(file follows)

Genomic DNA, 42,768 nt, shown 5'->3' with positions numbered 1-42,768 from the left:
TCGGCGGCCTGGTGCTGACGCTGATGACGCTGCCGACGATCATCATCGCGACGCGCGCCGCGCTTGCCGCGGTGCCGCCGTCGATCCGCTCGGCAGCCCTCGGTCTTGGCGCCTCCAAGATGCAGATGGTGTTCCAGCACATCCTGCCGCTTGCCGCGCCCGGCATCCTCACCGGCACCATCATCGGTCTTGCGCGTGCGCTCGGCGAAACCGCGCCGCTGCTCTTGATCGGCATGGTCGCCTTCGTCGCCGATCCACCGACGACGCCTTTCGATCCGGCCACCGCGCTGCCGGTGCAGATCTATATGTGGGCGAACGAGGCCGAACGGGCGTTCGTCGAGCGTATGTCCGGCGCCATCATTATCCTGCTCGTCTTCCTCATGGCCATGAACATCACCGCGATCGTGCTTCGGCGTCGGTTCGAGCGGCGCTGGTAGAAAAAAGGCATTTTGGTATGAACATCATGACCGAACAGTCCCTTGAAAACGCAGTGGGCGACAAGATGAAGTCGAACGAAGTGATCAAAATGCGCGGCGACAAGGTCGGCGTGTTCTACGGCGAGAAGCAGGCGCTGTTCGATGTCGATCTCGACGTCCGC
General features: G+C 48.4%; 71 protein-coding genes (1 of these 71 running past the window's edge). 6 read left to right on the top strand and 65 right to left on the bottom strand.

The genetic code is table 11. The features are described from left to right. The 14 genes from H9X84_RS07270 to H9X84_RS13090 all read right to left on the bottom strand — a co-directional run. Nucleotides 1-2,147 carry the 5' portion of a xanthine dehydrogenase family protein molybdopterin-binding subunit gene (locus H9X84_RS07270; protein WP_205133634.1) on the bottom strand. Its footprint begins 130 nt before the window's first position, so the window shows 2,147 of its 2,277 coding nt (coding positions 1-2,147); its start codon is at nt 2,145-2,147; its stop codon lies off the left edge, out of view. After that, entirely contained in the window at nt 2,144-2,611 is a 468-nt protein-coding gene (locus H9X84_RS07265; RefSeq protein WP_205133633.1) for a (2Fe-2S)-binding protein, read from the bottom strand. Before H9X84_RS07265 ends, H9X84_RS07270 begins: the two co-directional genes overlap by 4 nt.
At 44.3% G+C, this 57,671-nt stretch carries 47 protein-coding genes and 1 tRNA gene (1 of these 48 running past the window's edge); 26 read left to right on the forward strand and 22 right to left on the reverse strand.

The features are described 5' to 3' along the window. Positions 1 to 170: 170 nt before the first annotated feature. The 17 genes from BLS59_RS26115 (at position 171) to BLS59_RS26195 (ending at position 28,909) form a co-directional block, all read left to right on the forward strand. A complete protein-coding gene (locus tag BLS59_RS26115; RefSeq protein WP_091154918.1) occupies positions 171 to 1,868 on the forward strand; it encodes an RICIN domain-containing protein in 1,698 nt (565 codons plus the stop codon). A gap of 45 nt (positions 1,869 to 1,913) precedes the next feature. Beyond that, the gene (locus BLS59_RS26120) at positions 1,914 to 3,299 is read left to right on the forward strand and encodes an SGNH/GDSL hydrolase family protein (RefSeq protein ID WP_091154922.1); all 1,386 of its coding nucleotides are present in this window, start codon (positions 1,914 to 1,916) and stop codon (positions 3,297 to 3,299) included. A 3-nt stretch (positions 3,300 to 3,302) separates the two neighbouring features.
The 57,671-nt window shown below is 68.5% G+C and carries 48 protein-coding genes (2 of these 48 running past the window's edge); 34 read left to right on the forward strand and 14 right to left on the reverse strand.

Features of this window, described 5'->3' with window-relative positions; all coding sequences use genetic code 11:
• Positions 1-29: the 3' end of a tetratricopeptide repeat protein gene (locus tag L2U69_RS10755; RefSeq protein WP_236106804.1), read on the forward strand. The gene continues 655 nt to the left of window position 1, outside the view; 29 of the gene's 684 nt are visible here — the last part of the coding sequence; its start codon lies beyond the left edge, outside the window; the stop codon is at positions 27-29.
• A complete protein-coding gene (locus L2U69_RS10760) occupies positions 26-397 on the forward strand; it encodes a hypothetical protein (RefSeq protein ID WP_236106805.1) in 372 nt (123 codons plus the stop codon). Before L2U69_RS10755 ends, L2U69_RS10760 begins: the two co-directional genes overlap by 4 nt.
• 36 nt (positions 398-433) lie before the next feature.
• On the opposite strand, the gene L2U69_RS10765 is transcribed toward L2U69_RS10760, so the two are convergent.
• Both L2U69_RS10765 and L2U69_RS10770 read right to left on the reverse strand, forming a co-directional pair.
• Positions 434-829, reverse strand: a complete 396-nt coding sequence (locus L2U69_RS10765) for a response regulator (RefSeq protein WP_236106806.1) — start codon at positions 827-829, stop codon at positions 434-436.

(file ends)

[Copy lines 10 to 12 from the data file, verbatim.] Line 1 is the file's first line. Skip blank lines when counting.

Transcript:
• A complete protein-coding gene (locus L2U69_RS10760) occupies positions 26-397 on the forward strand; it encodes a hypothetical protein (RefSeq protein ID WP_236106805.1) in 372 nt (123 codons plus the stop codon). Before L2U69_RS10755 ends, L2U69_RS10760 begins: the two co-directional genes overlap by 4 nt.
• 36 nt (positions 398-433) lie before the next feature.
• On the opposite strand, the gene L2U69_RS10765 is transcribed toward L2U69_RS10760, so the two are convergent.